Values and Preferences Assessments

Everyone possesses a unique set of values and preferences.  Not only do these values and preferences influence one’s decision to become a caregiver/not become a caregiver, they also have the ability to influence ones: approach to caregiving; decisions made during caregiving; the priority one gives to caregiving; and satisfaction with care.  Values and preferences are, however, individualistic, and attempts to influence them might not only be futile, they may be considered unethical.  It is important, however, to have a sense of a caregiver’s preferences and values.  For example, it can help those around understand why a caregiver is behaving in a particular manner.  Furthermore, this understanding may provide clues as to how a caregiver may respond when faced with particular challenges in terms of decisions and tasks.  There have been a number of instruments developed to measure values and preferences in relation to such areas as decision-making, culture, willingness to care, and institutionalization.

Caregiving Satisfaction Scale

  • Measures long-term satisfaction and the rewards of caregiving.
  • 15 items (4-point scale)
  • Strawbridge, W. J. (1991). The effects of social factors on adult children caring for older parents. University of Washington.

Carer Satisfaction

  • Measures caregiver satisfaction with services for stroke patients related to in-patient services and services after discharge.
  • 9 items (4-point scale)
  • Pound, P., Gompertz, P., & Ebrahim, S. (1993). Development and results of a questionnaire to measure carer satisfaction after stroke. Journal of Epidemiology and Community Health, 47, 500-505.

Community Service Attitudes Inventory

  • Measures 5 domains of attitudes toward community services: concern for opinions of others, confidence in service system, preference for informal care, belief in caregiver independence, and acceptance of government services.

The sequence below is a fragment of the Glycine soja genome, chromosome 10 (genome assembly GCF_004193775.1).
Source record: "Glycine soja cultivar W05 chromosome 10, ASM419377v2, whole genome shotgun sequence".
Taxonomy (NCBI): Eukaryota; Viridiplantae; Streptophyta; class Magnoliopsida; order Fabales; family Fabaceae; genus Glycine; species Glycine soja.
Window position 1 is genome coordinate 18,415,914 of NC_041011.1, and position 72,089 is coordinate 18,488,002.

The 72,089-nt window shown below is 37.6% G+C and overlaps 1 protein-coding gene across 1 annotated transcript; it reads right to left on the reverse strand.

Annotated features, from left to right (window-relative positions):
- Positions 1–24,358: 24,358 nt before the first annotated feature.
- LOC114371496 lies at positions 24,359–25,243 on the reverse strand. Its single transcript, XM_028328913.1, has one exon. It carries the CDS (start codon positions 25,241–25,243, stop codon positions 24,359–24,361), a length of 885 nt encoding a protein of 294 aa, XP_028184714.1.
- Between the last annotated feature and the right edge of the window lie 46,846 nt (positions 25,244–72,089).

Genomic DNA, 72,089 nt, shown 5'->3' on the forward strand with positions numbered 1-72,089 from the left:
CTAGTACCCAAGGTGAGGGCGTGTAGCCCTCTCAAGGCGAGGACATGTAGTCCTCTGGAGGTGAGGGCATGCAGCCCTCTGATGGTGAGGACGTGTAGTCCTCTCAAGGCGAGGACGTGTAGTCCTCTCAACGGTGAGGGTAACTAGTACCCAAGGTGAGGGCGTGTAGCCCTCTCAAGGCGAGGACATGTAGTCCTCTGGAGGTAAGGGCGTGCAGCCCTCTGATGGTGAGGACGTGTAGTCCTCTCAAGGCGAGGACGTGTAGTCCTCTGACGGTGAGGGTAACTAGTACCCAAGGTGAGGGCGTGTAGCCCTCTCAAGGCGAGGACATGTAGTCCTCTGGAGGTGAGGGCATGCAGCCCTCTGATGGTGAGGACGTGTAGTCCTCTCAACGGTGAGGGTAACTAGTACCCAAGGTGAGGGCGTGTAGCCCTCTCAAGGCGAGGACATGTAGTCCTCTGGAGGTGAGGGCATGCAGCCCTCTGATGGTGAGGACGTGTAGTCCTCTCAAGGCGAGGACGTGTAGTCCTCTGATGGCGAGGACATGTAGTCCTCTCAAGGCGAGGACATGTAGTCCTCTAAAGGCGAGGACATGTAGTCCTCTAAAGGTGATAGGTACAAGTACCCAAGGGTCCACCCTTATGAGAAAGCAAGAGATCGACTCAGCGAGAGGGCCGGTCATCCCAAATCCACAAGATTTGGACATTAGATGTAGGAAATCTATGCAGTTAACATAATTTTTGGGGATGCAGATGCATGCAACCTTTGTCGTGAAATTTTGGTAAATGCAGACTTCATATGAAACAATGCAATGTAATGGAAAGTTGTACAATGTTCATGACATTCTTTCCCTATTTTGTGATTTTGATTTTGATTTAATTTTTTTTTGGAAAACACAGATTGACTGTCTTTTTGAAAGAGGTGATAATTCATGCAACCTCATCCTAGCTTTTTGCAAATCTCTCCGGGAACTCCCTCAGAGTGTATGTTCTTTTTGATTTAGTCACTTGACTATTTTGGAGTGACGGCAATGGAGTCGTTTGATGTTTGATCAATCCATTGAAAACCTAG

• 25 items (4-point scale)
  • Collins, C., Stommel, M., King, S., & Given, C. W. (1991). Assessment of the attitudes of family caregivers toward community services. The Gerontologist, 31, 756-761.

Cultural Justifications Scale

  • Measures cultural reasons why families provide care to the elderly.
  • 10 items (4-point scale)
  • Dilworth-Anderson, P., & Marshall, S. (1996). Social support in its cultural context. In G. R. Pierce & B. R. Sarason (Eds.), Handbook of social support and the family. New York, NY: Plenum Press.

Community Service Attitudes Inventory

  • Measures 5 domains of attitudes toward community services: concern for opinions of others, confidence in service system, preference for informal care, belief in caregiver independence, and acceptance of government services.
  • 25 items (4-point scale)
  • Collins, C., Stommel, M., King, S., & Given, C. W. (1991). Assessment of the attitudes of family caregivers toward community services. The Gerontologist, 31, 756-761.

Cultural Justifications Scale

  • Measures cultural reasons why families provide care to the elderly.
  • 10 items (4-point scale)
  • Dilworth-Anderson, P., & Marshall, S. (1996). Social support in its cultural context. In G. R. Pierce & B. R. Sarason (Eds.), Handbook of social support and the family. New York, NY: Plenum Press.

Desire to Institutionalize

  • Measures the desire of the caregiver to institutionalize the care recipient.
  • 6 items (2-point scale)